Bakersfield Night Sky – May 5, 2012
By Nick Strobel
Two weekends from now on May 20th will be a solar eclipse! Because of the Moon's elliptical orbit, the Moon will be too far away from the Earth to totally cover up the Sun for those in the eclipse path. In such a case, the eclipse is called an "annular solar eclipse", because of the annulus (ring) of Sun that appears around the dark Moon when the Moon and Sun are exactly lined up. The first chart below shows the path of the annular solar eclipse going through northern California and central Nevada on to New Mexico and western Texas. The chart also shows what the eclipse will look like from Redding and what we'll see here in Bakersfield. In Redding the Moon will cover up to 88% of the Sun's area. That's enough Sun to keep daylight conditions, though the sky will look a darker blue than usual. At maximum eclipse for us, the Moon will cover up about 81% of the Sun's surface area. Your eyes will adjust enough to the dimming sunlight as the eclipse progresses that you probably wouldn't know an eclipse was going on if you didn't look toward the Sun (but just briefly!). After I give some more specifics for Bakersfield, I'll tell you how to safely observe the eclipse—very dark sunglasses do NOT protect your eyes!
The Sun is extremely bright and you can damage your eyes within a few seconds if you look at the Sun without protection. To view the Sun during a partial or annular eclipse you need to either look at a projection of the Sun or use a special-purpose solar filter—very dark sunglasses do NOT protect your eyes. Other things to NOT use (they are NOT safe) include: smoked glass, stacked sunglasses, crossed polarizing shades, photographic neutral-density filters, or a filter designed to block visible light for infrared pictures. The items in the previous sentence do not block the UV or IR that can also damage your eyes. What follows are safe ways of viewing the Sun.
The simplest thing to use is a pinhole projection. Poke a hole in an index card with a thumb tack or sharp pencil, face the card toward the Sun and hold a second card three or four feet behind it in the front card's shadow. A big hole makes a bright but fuzzy image and a small hole made a dim but sharp image. You can reduce the daylight glare on the viewing card by enclosing the setup in a long box.
A sharper and bigger Sun image can be made by projecting the Sun's image through a small telescope or binoculars onto a white card behind the telescope or binoculars. Do NOT look through the telescope or binoculars without a special-purpose solar filter! You will need to have the telescope or binoculars on a mount. Point the telescope or binoculars toward the Sun using the device's shadow. When you are pointed at the Sun, the telescope's shadow will be smallest. At that time a bright image of the Sun will shine from the eyepiece onto the card. Turn your focus knob and adjust the distance of the card from the telescope until the Sun is sharp and as big as you want.
For direct viewing you can use an arc-welder's glass of shade #14 (NOT a lower-numbered shade) or special "eclipse glasses". High-quality and safe but inexpensive eclipse glasses are available from Thousand Oaks Optical and Rainbow Symphony, both U.S. manufacturers. The best views are through a properly-filtered telescope. The Kern Astronomical Society will probably have solar-filtered telescopes set out at a local viewing spot for you to look through—see the KAS website for the when and where. Other members are heading north to view the annular solar eclipse.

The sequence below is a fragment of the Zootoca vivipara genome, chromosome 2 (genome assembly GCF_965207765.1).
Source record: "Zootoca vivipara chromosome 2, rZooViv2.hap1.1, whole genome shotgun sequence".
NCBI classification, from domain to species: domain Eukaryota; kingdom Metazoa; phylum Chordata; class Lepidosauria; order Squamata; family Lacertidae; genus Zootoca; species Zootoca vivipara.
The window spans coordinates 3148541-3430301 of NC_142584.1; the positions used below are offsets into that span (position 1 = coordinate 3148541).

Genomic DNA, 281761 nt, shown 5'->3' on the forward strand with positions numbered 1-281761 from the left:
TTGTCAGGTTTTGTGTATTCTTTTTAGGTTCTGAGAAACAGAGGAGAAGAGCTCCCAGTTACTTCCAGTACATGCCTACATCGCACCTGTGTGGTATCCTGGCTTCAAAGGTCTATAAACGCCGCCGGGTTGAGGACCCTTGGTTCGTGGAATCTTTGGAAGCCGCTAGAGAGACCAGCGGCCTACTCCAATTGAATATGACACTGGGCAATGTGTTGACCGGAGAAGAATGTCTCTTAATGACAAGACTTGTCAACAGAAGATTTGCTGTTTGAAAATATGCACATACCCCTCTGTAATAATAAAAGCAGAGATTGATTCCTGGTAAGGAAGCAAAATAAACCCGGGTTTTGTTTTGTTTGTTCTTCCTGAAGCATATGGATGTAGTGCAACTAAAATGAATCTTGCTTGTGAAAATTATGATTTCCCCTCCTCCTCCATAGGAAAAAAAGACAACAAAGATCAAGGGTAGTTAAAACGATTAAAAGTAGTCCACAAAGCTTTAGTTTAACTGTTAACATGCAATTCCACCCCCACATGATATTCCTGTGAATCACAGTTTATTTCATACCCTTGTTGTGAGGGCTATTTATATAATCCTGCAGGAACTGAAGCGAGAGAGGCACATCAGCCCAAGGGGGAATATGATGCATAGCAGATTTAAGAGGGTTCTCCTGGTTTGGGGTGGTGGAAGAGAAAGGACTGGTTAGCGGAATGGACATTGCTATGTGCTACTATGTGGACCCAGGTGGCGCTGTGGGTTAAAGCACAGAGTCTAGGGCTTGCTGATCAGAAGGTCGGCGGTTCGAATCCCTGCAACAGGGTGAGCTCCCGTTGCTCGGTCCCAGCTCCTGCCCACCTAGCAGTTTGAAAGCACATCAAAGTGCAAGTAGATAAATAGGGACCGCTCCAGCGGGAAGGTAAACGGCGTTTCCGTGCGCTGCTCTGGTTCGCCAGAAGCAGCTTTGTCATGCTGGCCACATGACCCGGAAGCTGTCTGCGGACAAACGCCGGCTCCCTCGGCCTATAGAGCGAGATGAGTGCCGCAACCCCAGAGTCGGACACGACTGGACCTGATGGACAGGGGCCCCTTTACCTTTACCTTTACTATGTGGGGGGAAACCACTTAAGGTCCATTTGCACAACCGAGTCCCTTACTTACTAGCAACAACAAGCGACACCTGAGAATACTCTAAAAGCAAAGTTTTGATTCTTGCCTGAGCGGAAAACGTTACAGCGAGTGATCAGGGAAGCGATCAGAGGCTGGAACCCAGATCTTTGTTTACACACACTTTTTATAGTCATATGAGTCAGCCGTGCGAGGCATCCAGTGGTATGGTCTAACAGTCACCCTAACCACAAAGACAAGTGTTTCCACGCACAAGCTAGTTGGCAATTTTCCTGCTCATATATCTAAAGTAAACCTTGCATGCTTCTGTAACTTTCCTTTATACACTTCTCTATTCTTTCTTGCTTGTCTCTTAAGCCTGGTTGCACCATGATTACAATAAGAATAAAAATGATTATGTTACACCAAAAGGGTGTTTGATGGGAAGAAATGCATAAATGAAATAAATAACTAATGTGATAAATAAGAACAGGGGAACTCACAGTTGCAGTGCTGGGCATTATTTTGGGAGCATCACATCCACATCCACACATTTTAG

Solar filters for your telescope or binoculars can be found at Astro-Physics, Thousand Oaks Optical, and Orion Telescopes & Binoculars. The solar filters come as either wispy sheets of metallized film, metallized black polymer plastic, or metallized glass with the metallized film ones usually providing the very best view but all being very good. These filters fit over the front of the telescope or binoculars. Do NOT use small filters that fit over the eyepiece since the magnified and concentrated sun's energy can easily shatter an eyepiece filter (and then fry your eyeball). More details about observing the sun is posted on the planetarium's Annular Solar Eclipse May 20, 2012 page.
Whatever you use for observing the May 20th eclipse, save it for the Venus Transit that happens on June 5th. On that date Venus will cross in front of the Sun (from 3:05 PM to 9:45 PM in Bakersfield). This will be the last time for another 105 years for such an event. We will have to wait until 2117 for another Venus transit.
In tonight's sky Venus is still quite high and brilliant in the western sky—see the second chart below. It will set at about 10:30 PM. Venus is starting its plunge back toward the Sun and its fall over the following few weeks will be dramatic. Jupiter is now gone from our sky and will pass behind the Sun on May 13th. Mars is already high in the southern sky at sunset next to the stars of Leo. Saturn is already about a third of the way up in the southeastern sky to left of Spica of Virgo by the time the Full Moon rises—see the third chart below. This will be the largest full Moon of 2012—the Moon will be near its closest point in its elliptical orbit for this full phase. Two weeks later, it will be near its farthest distance from the Earth at new phase to make the annular solar eclipse.
Want to see more of the
stars at night and save energy? Shield your lights so that the light
only goes down toward the ground. See www.darksky.org for how.
Director of the William M Thomas Planetarium at Bakersfield College
Author of the award-winning website www.astronomynotes.com
last updated: April 30, 2012
Webpage contact: Nick Strobel